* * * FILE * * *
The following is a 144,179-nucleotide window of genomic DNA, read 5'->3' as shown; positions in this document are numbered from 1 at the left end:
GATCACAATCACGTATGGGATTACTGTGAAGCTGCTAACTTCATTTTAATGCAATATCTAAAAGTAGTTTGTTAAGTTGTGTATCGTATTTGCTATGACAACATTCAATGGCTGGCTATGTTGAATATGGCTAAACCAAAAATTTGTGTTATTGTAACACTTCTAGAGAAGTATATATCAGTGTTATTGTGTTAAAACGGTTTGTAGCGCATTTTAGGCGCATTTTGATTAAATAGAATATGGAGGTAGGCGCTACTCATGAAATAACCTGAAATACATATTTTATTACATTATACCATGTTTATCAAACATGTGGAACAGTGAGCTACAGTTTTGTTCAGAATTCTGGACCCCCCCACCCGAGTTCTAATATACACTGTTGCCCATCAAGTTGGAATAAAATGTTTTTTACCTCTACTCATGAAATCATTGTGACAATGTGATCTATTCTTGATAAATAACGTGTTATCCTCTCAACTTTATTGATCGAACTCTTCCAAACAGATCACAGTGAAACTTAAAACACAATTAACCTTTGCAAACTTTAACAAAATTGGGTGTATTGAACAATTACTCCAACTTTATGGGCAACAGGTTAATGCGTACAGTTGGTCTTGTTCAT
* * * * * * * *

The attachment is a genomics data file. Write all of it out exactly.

The following is a 144,179-nucleotide window of genomic DNA, read 5'->3' as shown; positions in this document are numbered from 1 at the left end:
GATCACAATCACGTATGGGATTACTGTGAAGCTGCTAACTTCATTTTAATGCAATATCTAAAAGTAGTTTGTTAAGTTGTGTATCGTATTTGCTATGACAACATTCAATGGCTGGCTATGTTGAATATGGCTAAACCAAAAATTTGTGTTATTGTAACACTTCTAGAGAAGTATATATCAGTGTTATTGTGTTAAAACGGTTTGTAGCGCATTTTAGGCGCATTTTGATTAAATAGAATATGGAGGTAGGCGCTACTCATGAAATAACCTGAAATACATATTTTATTACATTATACCATGTTTATCAAACATGTGGAACAGTGAGCTACAGTTTTGTTCAGAATTCTGGACCCCCCCACCCGAGTTCTAATATACACTGTTGCCCATCAAGTTGGAATAAAATGTTTTTTACCTCTACTCATGAAATCATTGTGACAATGTGATCTATTCTTGATAAATAACGTGTTATCCTCTCAACTTTATTGATCGAACTCTTCCAAACAGATCACAGTGAAACTTAAAACACAATTAACCTTTGCAAACTTTAACAAAATTGGGTGTATTGAACAATTACTCCAACTTTATGGGCAACAGGTTAATGCGTACAGTTGGTCTTGTTCAT